Should Religious Groups Use Earmarks for Pet Projects?

Should religious groups lobby for federal grants
for pet projects?

Earmarks are
individual
federal
grants that
bypass the
normal
appropriations
and competitive-
bidding
procedures.–
The New York
Times

Should religious groups lobby for federal grants for pet projects using earmarks? The question is raised in a front page article in the Sunday New York Times.

The article points out that many religious groups maintain offices in Washington, D.C. to influence public policy based on their moral precepts. But they have not bought the services of lobbyists for earmarks, which are written as riders on other legislation and don’t reflect public policy issues. They are grants for specific projects like roads, bridges or buildings. Because they are not examined by committees and the full legislature, they are a quiet way to secure funds or concessions.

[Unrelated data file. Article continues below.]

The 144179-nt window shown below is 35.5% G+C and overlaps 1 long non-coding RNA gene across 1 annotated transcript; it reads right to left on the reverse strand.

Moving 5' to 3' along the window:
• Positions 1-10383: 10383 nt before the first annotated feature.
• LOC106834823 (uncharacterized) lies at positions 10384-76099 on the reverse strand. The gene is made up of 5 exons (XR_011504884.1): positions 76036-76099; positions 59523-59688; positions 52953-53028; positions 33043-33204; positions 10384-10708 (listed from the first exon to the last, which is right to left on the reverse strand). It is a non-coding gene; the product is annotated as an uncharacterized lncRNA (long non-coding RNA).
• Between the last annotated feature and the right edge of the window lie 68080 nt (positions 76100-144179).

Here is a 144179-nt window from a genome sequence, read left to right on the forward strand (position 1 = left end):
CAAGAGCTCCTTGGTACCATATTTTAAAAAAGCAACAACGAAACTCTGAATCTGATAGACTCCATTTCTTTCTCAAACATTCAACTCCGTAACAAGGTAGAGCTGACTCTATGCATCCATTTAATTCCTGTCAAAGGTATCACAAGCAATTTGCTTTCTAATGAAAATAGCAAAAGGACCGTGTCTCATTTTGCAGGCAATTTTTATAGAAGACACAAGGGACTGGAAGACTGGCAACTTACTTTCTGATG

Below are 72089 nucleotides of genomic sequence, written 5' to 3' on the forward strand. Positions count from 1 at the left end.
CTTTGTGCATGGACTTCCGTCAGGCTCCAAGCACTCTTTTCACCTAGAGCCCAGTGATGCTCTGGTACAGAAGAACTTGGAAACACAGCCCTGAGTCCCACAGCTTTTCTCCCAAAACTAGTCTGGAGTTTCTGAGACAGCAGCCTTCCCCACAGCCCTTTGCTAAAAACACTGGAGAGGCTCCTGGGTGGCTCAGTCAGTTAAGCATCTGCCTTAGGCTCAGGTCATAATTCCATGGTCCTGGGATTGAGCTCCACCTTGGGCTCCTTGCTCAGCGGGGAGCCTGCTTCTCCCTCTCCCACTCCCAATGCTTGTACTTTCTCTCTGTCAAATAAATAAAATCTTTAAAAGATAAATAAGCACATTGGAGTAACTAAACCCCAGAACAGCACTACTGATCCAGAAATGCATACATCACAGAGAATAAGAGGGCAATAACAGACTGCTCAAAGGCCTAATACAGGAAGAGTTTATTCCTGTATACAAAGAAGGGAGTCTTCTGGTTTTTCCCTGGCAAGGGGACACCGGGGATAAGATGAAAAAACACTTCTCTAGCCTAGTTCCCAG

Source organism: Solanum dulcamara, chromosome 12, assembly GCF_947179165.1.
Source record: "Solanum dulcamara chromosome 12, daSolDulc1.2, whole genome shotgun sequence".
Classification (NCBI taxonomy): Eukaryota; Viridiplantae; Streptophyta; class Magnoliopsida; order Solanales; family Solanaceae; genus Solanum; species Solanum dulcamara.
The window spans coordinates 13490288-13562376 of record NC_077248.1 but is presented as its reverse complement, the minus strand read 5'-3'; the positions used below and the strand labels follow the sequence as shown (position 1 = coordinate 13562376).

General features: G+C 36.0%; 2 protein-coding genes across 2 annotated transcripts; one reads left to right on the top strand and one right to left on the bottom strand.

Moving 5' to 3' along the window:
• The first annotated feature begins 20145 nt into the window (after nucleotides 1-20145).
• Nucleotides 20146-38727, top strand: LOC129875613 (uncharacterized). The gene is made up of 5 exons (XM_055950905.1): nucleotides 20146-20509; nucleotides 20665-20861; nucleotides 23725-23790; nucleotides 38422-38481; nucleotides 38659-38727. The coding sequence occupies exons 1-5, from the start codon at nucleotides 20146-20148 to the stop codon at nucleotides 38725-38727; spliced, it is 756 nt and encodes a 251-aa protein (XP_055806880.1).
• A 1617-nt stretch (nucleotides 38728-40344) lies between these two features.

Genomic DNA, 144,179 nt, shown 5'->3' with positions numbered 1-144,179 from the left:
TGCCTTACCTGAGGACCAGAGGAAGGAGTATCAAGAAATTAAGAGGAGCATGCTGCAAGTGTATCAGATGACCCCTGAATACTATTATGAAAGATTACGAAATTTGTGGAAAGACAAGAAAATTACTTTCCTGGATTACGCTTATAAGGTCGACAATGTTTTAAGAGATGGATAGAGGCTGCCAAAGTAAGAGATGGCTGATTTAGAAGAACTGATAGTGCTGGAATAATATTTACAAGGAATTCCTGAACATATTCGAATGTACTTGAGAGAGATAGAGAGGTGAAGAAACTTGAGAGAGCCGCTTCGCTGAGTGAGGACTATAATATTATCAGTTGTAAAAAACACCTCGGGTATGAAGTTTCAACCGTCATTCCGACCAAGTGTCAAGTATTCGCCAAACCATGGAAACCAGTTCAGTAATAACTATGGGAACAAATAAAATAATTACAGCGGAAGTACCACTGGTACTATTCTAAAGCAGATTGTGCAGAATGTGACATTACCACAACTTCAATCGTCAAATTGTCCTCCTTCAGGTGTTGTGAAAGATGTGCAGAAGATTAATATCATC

My colleague, James Winkler, head of the Board of Church and Society of The United Methodist Church, says earmarks could present serious moral conflicts. He says an earmark for an individual project attached to a bill that would provide funding for war would put the church in an untenable position.

I think Jim is correct. Moreover, I think the whole process of earmarks, which have come under criticism recently, can be easily abused. The famous bridge to nowhere is the most recent example. The use of earmarks puts religious groups in league with other special interests seeking to benefit themselves rather than seeking the public good.

Public policy advocacy by boards such as Winkler’s Church and Society focuses on wider social benefits, usually for programs that serve disadvantaged groups or protect the rights of minorities, for example. These positions are based on moral precepts, not upon securing specific benefit through a well-connected lobbyist. One example cited in the article is re-routing a road to a religious college, perhaps a useful project, but one which seems little different than a bridge in a congressional district secured as pork. And even conceding social benefit, the lack of transparency in the process and the fact the funds go to a specific entity makes them very problematic, in my opinion. I agree with James Winkler that the use of earmarks significantly changes the public witness of religious communities and could compromise their ability to be credible public advocates. That is too high a price to pay.

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